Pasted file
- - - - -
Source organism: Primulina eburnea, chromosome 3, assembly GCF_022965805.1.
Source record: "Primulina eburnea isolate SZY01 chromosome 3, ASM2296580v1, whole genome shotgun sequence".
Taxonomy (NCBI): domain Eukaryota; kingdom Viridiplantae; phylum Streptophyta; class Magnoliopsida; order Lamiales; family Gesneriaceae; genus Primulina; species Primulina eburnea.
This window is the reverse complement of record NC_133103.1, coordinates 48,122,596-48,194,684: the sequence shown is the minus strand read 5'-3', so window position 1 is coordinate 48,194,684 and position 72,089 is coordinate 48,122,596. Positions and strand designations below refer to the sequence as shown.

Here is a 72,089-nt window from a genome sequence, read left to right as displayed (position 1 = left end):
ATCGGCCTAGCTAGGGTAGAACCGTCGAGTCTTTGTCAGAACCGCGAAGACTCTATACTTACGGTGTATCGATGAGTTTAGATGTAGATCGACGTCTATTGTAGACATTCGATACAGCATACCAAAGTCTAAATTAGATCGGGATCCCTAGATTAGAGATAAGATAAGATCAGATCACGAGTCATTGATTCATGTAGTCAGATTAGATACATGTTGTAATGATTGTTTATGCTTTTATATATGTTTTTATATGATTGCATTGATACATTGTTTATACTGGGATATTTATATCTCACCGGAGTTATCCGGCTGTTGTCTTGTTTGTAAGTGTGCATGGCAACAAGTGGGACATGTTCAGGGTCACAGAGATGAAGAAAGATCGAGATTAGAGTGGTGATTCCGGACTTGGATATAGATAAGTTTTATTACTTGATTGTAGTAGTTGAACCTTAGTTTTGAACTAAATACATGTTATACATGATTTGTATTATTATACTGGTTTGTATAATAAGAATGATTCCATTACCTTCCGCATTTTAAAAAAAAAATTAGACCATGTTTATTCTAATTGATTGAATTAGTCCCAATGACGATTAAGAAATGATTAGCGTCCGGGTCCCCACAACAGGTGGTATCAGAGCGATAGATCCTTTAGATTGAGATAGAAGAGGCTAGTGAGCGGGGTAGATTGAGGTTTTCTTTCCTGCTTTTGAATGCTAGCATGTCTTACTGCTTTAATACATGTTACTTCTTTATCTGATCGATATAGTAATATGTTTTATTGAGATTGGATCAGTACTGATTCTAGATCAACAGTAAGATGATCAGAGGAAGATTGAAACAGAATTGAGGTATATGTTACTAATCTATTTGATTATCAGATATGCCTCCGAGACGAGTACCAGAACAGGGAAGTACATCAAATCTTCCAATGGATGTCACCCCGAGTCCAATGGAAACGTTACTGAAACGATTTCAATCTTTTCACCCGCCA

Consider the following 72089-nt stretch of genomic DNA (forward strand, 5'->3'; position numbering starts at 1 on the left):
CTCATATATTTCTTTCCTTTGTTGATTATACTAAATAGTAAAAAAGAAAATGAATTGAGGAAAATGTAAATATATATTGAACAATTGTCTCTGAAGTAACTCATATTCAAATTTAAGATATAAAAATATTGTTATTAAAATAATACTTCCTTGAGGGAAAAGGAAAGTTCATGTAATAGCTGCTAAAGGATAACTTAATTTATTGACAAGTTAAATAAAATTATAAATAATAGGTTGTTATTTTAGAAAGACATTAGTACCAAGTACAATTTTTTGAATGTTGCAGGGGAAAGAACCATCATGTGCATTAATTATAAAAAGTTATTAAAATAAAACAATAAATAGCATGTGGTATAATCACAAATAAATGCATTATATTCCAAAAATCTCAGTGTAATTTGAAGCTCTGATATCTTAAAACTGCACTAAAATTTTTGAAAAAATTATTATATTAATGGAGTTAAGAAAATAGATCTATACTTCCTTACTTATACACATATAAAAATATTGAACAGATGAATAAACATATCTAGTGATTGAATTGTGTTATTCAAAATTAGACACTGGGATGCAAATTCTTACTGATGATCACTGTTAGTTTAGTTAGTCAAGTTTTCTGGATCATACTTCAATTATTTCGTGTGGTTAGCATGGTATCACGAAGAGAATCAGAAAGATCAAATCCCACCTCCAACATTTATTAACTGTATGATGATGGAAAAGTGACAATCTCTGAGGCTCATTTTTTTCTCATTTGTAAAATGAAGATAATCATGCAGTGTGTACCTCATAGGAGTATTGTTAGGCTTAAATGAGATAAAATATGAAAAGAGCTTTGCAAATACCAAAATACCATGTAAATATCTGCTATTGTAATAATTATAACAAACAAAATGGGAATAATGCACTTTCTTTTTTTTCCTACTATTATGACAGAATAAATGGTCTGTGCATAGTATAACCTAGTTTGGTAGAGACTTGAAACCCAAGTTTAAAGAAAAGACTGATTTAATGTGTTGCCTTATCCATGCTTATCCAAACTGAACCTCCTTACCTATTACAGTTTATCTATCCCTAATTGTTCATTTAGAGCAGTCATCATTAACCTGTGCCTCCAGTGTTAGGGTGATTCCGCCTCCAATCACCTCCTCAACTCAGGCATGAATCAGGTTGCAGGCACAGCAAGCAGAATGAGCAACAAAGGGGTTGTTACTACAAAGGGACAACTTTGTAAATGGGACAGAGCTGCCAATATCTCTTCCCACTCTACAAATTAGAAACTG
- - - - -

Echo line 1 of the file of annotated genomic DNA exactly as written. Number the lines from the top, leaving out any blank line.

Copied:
Source organism: Primulina eburnea, chromosome 3, assembly GCF_022965805.1.